Recall, (from sections 4.5 and 4.6 in Jackson) that when the electric
field penetrates a medium made of bound charges, it *polarizes*
those charges. The charges themselves then produce a field that
opposes, and hence by superposition reduces, the applied field. The key
assumption in these sections was that the polarization of the medium was
a *linear function* of the total field in the vicinity of the atoms.

Linearity response was easily modelled by assuming a harmonic (linear)
*restoring force*:
= -m&omega#omega;_0^2
acting to pull a charge
into a new neutral equilibrium in the
presence of an electric field
acting on a presumed charge
.
The field exerts a force
, so:
e
- m&omega#omega;_0^2
= 0
is the condition for equilibrium. The dipole moment of this (presumed)
molecular system is
_mol = e
= e^2m&omega#omega;_0^2
=
(1&epsi#epsilon;_0 e^2m&omega#omega;_0^2) &epsi#epsilon;_0 =
&gamma#gamma;_mol &epsi#epsilon;_0
where
is the ``molecular polarizability'' in suitable
units.

Real molecules, of course, have *many* bound charges, each of which
at equilibrium has an approximately linear restoring force with its own
natural frequency, so a more general model of molecular polarizability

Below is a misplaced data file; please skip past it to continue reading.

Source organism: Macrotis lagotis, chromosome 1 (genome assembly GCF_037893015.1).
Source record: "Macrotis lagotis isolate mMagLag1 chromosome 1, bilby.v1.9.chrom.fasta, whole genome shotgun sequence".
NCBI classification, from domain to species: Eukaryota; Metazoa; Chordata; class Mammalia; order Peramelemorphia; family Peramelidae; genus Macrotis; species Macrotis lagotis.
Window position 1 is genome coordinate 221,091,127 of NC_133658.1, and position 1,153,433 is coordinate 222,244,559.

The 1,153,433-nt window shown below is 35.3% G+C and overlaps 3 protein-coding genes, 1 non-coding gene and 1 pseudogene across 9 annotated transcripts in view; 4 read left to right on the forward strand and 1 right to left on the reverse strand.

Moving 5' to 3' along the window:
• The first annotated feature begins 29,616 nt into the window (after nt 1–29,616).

is:
&gamma#gamma;_mol = 1&epsi#epsilon;_0 &sum#sum;_i e_i^2m_i&omega#omega;_i^2.

This is for a *single* molecule. An actual medium consists of
molecules per unit volume. From the linear approximation you obtained
an equation for the total *polarization* (dipole moment per unit
volume) of the material:

(11.56) |

(equation 4.68) where the factor of 1/3 comes from averaging the linear response over a ``spherical'' molecule.

This can be put in many forms. For example, using the definition of the
(dimensionless) *electric susceptibility*:
= &epsi#epsilon;_0 &chi#chi;_e
we find that:

(11.57) |

The susceptibility is one of the most often measured or discussed quantities of physical media in many contexts of physics.

However, as we've just seen, in the context of waves we will most often
have occasion to use polarizability in terms of the *permittivity*
of the medium,
. Recall that:
= &epsi#epsilon;= &epsi#epsilon;_0 + = &epsi#epsilon;_0 (1 + &chi#chi;_e)

From this we can easily find in term of :

(11.58) |

From a knowledge of (in the regime of optical frequencies where for many materials of interest) we can easily obtain, e. g. the index of refraction: n = cv = &mu#mu;&epsi#epsilon;&mu#mu;_0&epsi#epsilon;_0 &ap#approx;&epsi#epsilon;&epsi#epsilon;_0 &ap#approx;1 + &chi#chi;_e or n = 1+2N&gamma#gamma;_mol31-N &gamma#gamma;_mol3 if and are known or at least approximately computable using the (surprisingly accurate) expression above.

So much for static polarizability of insulators - it is readily
understandable in terms of real physics of pushes and pulls, and the
semi-quantitative models one uses to understand it work quite well.
However, *real* fields aren't static, and *real materials*
aren't all insulators. So we gotta

- Modify the model to make it
*dynamic*. - Evaluate the model (more or less as above, but we'll have to work harder).
- Understand what's going on.

Let's get started.